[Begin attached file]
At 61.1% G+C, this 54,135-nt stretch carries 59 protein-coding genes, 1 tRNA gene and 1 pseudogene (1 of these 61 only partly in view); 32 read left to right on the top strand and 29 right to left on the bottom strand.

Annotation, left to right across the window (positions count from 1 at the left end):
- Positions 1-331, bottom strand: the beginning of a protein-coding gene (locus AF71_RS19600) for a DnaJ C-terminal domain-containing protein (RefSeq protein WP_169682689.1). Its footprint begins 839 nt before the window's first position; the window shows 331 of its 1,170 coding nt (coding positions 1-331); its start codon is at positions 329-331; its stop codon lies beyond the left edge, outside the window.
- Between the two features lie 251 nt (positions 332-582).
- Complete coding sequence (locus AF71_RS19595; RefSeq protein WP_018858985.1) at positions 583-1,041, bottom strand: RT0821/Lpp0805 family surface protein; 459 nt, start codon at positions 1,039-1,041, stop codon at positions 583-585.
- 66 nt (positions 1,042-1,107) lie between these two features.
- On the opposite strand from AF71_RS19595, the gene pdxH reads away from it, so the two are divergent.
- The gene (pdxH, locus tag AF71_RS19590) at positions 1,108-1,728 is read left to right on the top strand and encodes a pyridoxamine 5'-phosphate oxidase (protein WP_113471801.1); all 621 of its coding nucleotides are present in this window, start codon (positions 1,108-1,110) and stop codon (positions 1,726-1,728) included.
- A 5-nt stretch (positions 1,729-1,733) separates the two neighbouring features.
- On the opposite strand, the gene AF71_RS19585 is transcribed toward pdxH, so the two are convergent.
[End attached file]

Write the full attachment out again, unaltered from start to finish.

At 61.1% G+C, this 54,135-nt stretch carries 59 protein-coding genes, 1 tRNA gene and 1 pseudogene (1 of these 61 only partly in view); 32 read left to right on the top strand and 29 right to left on the bottom strand.

Annotation, left to right across the window (positions count from 1 at the left end):
- Positions 1-331, bottom strand: the beginning of a protein-coding gene (locus AF71_RS19600) for a DnaJ C-terminal domain-containing protein (RefSeq protein WP_169682689.1). Its footprint begins 839 nt before the window's first position; the window shows 331 of its 1,170 coding nt (coding positions 1-331); its start codon is at positions 329-331; its stop codon lies beyond the left edge, outside the window.
- Between the two features lie 251 nt (positions 332-582).
- Complete coding sequence (locus AF71_RS19595; RefSeq protein WP_018858985.1) at positions 583-1,041, bottom strand: RT0821/Lpp0805 family surface protein; 459 nt, start codon at positions 1,039-1,041, stop codon at positions 583-585.
- 66 nt (positions 1,042-1,107) lie between these two features.
- On the opposite strand from AF71_RS19595, the gene pdxH reads away from it, so the two are divergent.
- The gene (pdxH, locus tag AF71_RS19590) at positions 1,108-1,728 is read left to right on the top strand and encodes a pyridoxamine 5'-phosphate oxidase (protein WP_113471801.1); all 621 of its coding nucleotides are present in this window, start codon (positions 1,108-1,110) and stop codon (positions 1,726-1,728) included.
- A 5-nt stretch (positions 1,729-1,733) separates the two neighbouring features.
- On the opposite strand, the gene AF71_RS19585 is transcribed toward pdxH, so the two are convergent.